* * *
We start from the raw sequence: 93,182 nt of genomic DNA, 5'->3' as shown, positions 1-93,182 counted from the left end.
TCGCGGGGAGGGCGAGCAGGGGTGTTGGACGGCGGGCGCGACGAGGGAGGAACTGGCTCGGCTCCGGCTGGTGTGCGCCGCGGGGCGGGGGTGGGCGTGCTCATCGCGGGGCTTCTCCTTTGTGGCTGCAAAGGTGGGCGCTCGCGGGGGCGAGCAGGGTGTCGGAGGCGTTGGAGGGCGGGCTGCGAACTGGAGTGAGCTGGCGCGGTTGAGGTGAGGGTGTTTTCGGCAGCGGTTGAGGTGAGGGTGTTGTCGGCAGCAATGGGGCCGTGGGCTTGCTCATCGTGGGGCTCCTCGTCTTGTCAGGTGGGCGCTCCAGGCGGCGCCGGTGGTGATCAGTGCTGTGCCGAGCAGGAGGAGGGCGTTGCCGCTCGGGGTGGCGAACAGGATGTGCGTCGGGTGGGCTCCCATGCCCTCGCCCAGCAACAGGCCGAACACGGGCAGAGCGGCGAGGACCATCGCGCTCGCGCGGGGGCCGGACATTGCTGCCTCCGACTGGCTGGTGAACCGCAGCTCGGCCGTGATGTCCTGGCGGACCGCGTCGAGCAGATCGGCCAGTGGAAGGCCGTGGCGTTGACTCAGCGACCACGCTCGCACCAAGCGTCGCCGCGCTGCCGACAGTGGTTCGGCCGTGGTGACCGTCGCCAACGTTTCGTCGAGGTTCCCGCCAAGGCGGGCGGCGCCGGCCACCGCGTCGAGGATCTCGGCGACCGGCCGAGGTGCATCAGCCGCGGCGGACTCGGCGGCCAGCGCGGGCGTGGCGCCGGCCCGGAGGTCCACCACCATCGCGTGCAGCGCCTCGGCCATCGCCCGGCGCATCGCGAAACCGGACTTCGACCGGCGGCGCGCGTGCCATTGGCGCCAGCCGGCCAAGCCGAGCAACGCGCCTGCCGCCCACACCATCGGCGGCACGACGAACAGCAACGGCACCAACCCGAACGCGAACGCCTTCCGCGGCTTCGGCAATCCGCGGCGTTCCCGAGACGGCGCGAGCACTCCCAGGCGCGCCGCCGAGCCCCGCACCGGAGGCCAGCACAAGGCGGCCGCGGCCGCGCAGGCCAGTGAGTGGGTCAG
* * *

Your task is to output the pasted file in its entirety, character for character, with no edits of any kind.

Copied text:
We start from the raw sequence: 93,182 nt of genomic DNA, 5'->3' as shown, positions 1-93,182 counted from the left end.
TCGCGGGGAGGGCGAGCAGGGGTGTTGGACGGCGGGCGCGACGAGGGAGGAACTGGCTCGGCTCCGGCTGGTGTGCGCCGCGGGGCGGGGGTGGGCGTGCTCATCGCGGGGCTTCTCCTTTGTGGCTGCAAAGGTGGGCGCTCGCGGGGGCGAGCAGGGTGTCGGAGGCGTTGGAGGGCGGGCTGCGAACTGGAGTGAGCTGGCGCGGTTGAGGTGAGGGTGTTTTCGGCAGCGGTTGAGGTGAGGGTGTTGTCGGCAGCAATGGGGCCGTGGGCTTGCTCATCGTGGGGCTCCTCGTCTTGTCAGGTGGGCGCTCCAGGCGGCGCCGGTGGTGATCAGTGCTGTGCCGAGCAGGAGGAGGGCGTTGCCGCTCGGGGTGGCGAACAGGATGTGCGTCGGGTGGGCTCCCATGCCCTCGCCCAGCAACAGGCCGAACACGGGCAGAGCGGCGAGGACCATCGCGCTCGCGCGGGGGCCGGACATTGCTGCCTCCGACTGGCTGGTGAACCGCAGCTCGGCCGTGATGTCCTGGCGGACCGCGTCGAGCAGATCGGCCAGTGGAAGGCCGTGGCGTTGACTCAGCGACCACGCTCGCACCAAGCGTCGCCGCGCTGCCGACAGTGGTTCGGCCGTGGTGACCGTCGCCAACGTTTCGTCGAGGTTCCCGCCAAGGCGGGCGGCGCCGGCCACCGCGTCGAGGATCTCGGCGACCGGCCGAGGTGCATCAGCCGCGGCGGACTCGGCGGCCAGCGCGGGCGTGGCGCCGGCCCGGAGGTCCACCACCATCGCGTGCAGCGCCTCGGCCATCGCCCGGCGCATCGCGAAACCGGACTTCGACCGGCGGCGCGCGTGCCATTGGCGCCAGCCGGCCAAGCCGAGCAACGCGCCTGCCGCCCACACCATCGGCGGCACGACGAACAGCAACGGCACCAACCCGAACGCGAACGCCTTCCGCGGCTTCGGCAATCCGCGGCGTTCCCGAGACGGCGCGAGCACTCCCAGGCGCGCCGCCGAGCCCCGCACCGGAGGCCAGCACAAGGCGGCCGCGGCCGCGCAGGCCAGTGAGTGGGTCAG